Celebrating Black History Month with Frank Tuitt
The University of Denver is committed to living our values of diversity and inclusion. We recognize that our community and institutional success is dependent on how well we engage and embrace the rich diversity of our faculty, staff, administrators, students and alumni. With that shared value in mind, throughout this academic year, we plan to publish a series of articles in the Bridge to celebrate cultural and ethnic heritage months. In partnership with Human Resources & Inclusive Community and the Staff of Color Association (SOCA), we will feature a staff or faculty member in recognition of each heritage month, along with an event to honor one another and learn about our differences.
Frank Tuitt is DU’s senior advisor to the chancellor and provost on diversity and inclusion, and a professor of higher education at the Morgridge College of Education. Tuitt explores topics related to access and equity in higher education; teaching and learning in racially diverse college classrooms; and diversity and organizational transformation. His research examines issues of race, inclusive excellence and diversity in and outside the classroom. Earlier this year, Tuitt announced he plans to take a sabbatical at the end of this academic year. After that, he will consider new professional opportunities while focusing on his scholarly work. Recently, Tuitt was selected as the 2019 National Association of Diversity Officers in Higher Education Individual Leadership Award winner for his contributions to the understanding of diversity and inclusive excellence in higher education.
What is something you do to celebrate your background and heritage? Are there any traditions that are particularly important to you?
Spending time with my family — especially during holidays. We are a large, close-knit family, so the tradition for us is to gather around our favorite Caribbean dishes and celebrate each other. The celebration usually ends with me and my brother playing my dad and uncle in a friendly, but competitive, game of dominoes.
Are there any places in Denver you would recommend for anyone interested in learning and connecting more to black culture?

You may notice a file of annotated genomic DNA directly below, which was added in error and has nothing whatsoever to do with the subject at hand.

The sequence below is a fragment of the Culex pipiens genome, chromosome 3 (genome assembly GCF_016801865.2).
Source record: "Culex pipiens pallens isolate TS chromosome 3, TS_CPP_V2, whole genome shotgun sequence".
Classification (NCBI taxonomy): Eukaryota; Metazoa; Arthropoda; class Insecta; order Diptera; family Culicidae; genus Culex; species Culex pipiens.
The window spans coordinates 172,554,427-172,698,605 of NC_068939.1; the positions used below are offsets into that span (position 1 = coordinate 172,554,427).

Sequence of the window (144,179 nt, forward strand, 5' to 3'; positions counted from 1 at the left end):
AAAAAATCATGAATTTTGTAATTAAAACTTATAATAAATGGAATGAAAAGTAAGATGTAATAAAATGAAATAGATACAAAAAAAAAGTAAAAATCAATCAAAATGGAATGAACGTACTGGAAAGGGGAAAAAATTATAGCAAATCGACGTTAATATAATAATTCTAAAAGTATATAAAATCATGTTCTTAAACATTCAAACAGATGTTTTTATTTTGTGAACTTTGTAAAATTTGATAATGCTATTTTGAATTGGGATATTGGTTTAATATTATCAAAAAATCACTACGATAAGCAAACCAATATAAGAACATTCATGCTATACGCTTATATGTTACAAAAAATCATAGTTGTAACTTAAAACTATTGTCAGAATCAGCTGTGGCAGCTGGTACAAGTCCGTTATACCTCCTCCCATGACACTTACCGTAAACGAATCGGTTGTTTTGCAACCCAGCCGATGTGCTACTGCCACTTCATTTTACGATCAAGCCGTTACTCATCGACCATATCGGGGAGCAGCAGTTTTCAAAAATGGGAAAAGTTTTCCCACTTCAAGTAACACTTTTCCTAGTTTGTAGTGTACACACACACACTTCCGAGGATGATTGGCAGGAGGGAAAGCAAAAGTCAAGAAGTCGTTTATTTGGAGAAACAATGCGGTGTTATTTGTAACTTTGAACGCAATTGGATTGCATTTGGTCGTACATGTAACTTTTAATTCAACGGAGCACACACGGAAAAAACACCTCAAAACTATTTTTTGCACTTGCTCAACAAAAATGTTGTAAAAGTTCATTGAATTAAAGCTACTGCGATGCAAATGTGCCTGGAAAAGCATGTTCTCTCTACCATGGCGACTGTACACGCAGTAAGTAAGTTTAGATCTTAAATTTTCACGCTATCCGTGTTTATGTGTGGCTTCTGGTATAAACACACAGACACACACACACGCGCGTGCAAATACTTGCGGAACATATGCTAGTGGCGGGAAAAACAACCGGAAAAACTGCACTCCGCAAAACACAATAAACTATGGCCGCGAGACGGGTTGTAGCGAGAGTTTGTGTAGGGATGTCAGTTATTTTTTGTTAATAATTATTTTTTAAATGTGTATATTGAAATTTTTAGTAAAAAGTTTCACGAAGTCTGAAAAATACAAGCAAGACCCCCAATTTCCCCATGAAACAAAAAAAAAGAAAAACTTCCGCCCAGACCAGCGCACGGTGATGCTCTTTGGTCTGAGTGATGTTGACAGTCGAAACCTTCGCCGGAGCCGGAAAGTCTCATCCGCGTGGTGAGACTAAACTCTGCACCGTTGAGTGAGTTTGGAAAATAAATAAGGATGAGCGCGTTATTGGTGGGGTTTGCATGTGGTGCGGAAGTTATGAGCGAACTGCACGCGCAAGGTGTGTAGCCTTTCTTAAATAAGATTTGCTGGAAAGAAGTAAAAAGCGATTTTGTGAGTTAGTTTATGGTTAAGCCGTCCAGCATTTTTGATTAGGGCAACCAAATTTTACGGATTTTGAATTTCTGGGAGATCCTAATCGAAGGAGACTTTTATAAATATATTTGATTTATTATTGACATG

Who in your life has inspired you?
My parents are my biggest inspiration. They did everything within their power to make sure their kids had a chance to succeed, and I am extremely grateful for all the sacrifices they made so that we could thrive. Additionally, I have a group of inspirational mentors who have been professional guides and sources of support for me throughout my academic career.
Tell us about your role at DU. What makes you proud looking back at your work here?
At the heart of the various roles I have been privileged to have as a professor and administrator is a commitment to helping DU become a little more inclusive, equitable and affirming for historically marginalized students, faculty and staff. Looking back at the last 15 years, what makes me most proud are the moments where I have been able to help students, staff and faculty of color in particular, but not exclusively, feel seen, appreciated and understood.
Additionally, I have been able to work with an amazing group of graduate students who are now tirelessly working in higher education institutions around the world as faculty members and administrators who share a deep passion and commitment to racial justice. I am proud of having contributed to their vocation and take comfort in the fact that they are making a difference in the lives of the people they encounter, the institutions in which they work and the communities where they live.
In an effort to make the University an inclusive and welcoming place to be, what would you like to see changed or improved?
Continue to recruit and retain more diverse students, faculty and staff. Continue to provide more opportunities for all members of the DU community to strengthen their ability to work effectively with individuals who are different from them. Increase our commitment to holding members of DU accountable for failing to embrace institutional values related to diversity, equity and inclusion. Reward those who demonstrate excellence in these areas. And finally, continue to build an infrastructure that can provide the foundation for DU’s efforts to become a more inclusive and welcoming place.